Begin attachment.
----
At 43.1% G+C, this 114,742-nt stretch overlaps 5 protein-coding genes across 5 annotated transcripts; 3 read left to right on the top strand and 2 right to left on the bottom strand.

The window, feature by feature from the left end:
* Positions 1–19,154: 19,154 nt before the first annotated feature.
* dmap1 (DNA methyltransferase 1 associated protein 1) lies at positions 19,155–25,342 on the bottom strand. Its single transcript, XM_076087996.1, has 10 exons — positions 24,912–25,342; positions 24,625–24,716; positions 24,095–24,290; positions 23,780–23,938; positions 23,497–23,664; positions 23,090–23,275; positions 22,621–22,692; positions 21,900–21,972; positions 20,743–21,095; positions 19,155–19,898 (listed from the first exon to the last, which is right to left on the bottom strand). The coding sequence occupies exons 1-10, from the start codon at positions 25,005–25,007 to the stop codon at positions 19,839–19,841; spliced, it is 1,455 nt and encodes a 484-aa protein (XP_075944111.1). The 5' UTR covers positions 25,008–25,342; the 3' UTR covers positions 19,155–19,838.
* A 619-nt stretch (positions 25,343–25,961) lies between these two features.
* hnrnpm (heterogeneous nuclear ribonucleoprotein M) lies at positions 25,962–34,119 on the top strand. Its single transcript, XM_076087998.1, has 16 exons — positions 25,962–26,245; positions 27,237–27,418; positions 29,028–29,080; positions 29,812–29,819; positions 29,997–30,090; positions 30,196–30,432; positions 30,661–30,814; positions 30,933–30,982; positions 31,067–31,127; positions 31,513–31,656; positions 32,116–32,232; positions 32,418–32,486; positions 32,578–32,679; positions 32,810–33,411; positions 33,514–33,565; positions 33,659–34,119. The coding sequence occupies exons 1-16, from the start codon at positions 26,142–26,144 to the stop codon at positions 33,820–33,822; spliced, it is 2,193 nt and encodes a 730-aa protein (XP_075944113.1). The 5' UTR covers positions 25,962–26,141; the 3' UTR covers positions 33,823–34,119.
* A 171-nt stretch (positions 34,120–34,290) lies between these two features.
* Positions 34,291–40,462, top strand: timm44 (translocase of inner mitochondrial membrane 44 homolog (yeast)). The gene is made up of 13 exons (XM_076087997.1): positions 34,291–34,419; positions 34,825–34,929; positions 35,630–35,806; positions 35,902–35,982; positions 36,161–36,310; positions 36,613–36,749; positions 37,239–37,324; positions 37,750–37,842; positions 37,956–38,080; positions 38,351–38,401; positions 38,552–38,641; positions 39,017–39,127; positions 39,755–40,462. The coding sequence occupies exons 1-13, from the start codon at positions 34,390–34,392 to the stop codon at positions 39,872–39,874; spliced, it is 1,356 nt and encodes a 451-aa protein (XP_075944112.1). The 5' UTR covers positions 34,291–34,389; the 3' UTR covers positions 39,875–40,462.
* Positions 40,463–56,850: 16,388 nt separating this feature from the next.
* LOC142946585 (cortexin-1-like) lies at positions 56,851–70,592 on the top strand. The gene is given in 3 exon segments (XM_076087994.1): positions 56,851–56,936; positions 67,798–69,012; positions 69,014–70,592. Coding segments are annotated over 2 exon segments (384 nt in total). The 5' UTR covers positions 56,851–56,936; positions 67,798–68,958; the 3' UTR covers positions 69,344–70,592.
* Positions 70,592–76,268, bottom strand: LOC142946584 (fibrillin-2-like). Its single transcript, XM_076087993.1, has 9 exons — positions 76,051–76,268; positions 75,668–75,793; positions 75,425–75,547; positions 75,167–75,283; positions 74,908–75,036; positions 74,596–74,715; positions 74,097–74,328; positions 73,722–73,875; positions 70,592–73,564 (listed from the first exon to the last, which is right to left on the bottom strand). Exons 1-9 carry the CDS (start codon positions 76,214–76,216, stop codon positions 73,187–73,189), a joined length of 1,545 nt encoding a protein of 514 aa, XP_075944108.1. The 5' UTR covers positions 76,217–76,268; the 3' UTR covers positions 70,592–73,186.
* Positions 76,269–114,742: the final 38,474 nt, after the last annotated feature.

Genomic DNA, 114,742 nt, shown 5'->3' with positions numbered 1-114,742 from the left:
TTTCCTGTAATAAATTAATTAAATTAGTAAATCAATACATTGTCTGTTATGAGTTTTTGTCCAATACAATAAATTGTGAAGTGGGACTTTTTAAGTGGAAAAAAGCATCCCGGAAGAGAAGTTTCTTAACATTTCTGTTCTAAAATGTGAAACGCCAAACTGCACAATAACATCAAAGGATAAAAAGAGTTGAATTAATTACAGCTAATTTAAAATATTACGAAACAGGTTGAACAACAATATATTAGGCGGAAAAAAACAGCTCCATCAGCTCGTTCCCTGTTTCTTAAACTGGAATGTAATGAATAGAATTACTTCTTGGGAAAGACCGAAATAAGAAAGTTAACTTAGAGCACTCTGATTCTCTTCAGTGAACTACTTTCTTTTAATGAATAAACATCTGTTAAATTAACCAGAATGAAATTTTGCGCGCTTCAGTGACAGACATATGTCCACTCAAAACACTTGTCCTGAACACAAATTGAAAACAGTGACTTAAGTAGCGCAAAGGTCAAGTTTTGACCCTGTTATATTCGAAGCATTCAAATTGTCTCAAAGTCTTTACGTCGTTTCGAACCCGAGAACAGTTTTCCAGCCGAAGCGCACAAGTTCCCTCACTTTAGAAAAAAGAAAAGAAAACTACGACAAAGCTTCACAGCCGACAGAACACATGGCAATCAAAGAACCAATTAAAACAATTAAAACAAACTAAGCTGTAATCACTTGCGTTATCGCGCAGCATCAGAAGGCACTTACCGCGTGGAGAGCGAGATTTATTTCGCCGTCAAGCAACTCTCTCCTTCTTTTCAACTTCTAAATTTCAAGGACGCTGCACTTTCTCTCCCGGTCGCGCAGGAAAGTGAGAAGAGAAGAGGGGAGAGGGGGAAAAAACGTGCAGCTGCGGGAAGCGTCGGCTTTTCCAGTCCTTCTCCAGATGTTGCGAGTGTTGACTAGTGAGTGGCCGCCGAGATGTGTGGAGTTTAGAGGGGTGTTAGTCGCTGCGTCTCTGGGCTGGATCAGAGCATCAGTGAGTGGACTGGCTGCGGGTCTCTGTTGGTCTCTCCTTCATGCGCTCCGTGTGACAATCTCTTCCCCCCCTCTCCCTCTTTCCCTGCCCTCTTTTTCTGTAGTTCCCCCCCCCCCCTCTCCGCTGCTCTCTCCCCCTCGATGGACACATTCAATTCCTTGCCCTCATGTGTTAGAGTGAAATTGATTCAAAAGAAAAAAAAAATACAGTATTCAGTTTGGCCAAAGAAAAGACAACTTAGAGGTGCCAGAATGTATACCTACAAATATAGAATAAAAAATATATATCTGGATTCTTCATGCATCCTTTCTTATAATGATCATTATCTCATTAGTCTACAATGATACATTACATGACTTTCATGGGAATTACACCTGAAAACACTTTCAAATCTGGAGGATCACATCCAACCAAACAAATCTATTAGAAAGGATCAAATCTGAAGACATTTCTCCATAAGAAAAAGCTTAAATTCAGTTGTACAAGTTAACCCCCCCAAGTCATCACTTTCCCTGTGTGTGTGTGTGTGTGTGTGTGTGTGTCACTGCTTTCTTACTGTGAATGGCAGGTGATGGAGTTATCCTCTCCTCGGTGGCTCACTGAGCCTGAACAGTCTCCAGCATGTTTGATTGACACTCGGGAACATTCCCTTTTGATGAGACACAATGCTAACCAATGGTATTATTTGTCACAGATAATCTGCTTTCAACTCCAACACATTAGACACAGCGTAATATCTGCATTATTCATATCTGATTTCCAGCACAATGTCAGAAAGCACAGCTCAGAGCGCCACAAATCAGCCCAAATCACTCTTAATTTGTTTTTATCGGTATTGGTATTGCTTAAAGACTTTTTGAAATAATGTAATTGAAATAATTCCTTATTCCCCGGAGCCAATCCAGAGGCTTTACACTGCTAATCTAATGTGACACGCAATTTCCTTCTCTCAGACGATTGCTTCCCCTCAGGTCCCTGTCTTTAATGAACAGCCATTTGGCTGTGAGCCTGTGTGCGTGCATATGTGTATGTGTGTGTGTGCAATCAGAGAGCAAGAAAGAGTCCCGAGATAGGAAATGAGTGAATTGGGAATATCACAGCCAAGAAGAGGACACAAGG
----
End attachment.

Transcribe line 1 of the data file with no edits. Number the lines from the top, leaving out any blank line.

At 43.1% G+C, this 114,742-nt stretch overlaps 5 protein-coding genes across 5 annotated transcripts; 3 read left to right on the top strand and 2 right to left on the bottom strand.